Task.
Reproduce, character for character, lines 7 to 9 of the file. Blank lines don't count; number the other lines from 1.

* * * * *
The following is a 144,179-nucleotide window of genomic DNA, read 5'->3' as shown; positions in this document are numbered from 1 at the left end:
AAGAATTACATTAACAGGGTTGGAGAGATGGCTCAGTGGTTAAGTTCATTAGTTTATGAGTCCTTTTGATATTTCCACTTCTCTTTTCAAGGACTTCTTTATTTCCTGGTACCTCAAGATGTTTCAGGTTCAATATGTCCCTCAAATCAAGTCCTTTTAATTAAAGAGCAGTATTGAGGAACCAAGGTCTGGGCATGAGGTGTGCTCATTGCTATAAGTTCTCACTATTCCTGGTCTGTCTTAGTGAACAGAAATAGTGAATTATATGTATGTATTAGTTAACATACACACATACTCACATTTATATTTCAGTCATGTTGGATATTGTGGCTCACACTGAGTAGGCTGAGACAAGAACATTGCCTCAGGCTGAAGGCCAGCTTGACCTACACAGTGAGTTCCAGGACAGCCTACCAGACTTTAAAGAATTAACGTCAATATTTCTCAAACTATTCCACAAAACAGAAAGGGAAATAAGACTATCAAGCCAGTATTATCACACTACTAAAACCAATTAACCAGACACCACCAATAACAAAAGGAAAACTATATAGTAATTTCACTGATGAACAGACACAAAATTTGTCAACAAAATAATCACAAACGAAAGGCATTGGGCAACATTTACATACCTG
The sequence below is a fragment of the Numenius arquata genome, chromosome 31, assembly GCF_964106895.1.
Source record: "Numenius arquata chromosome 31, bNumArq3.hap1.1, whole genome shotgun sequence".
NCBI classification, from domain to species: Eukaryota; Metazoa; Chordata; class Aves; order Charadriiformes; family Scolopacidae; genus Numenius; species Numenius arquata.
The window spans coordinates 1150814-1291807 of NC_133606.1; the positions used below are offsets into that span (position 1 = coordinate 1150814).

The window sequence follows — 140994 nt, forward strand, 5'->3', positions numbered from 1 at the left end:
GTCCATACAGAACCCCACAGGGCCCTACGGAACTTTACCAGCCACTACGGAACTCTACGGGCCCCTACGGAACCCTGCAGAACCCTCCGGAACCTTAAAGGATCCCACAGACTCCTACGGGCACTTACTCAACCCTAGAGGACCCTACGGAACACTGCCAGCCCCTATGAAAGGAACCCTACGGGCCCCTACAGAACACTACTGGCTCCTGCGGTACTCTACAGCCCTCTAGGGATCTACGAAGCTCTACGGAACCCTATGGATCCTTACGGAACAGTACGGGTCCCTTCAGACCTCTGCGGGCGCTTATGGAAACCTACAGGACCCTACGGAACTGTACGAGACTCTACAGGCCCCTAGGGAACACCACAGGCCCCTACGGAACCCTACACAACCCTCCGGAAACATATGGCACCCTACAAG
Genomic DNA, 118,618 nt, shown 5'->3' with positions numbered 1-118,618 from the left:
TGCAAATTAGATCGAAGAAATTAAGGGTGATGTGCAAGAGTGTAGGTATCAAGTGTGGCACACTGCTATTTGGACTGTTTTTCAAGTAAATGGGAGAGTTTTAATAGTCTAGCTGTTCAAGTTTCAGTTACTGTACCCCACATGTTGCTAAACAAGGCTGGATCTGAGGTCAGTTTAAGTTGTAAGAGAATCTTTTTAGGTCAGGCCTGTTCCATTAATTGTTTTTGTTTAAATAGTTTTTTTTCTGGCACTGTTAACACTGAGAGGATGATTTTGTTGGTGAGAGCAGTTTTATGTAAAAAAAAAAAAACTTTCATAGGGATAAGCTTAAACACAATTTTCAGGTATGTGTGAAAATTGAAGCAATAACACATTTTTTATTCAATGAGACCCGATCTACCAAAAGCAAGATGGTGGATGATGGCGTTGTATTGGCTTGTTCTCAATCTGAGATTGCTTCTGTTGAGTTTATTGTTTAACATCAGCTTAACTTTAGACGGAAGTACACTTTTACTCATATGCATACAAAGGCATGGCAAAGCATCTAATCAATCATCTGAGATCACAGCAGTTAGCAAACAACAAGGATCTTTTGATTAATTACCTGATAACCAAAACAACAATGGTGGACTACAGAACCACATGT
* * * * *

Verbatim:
The window sequence follows — 140994 nt, forward strand, 5'->3', positions numbered from 1 at the left end:
GTCCATACAGAACCCCACAGGGCCCTACGGAACTTTACCAGCCACTACGGAACTCTACGGGCCCCTACGGAACCCTGCAGAACCCTCCGGAACCTTAAAGGATCCCACAGACTCCTACGGGCACTTACTCAACCCTAGAGGACCCTACGGAACACTGCCAGCCCCTATGAAAGGAACCCTACGGGCCCCTACAGAACACTACTGGCTCCTGCGGTACTCTACAGCCCTCTAGGGATCTACGAAGCTCTACGGAACCCTATGGATCCTTACGGAACAGTACGGGTCCCTTCAGACCTCTGCGGGCGCTTATGGAAACCTACAGGACCCTACGGAACTGTACGAGACTCTACAGGCCCCTAGGGAACACCACAGGCCCCTACGGAACCCTACACAACCCTCCGGAAACATATGGCACCCTACAAG
Genomic DNA, 118,618 nt, shown 5'->3' with positions numbered 1-118,618 from the left: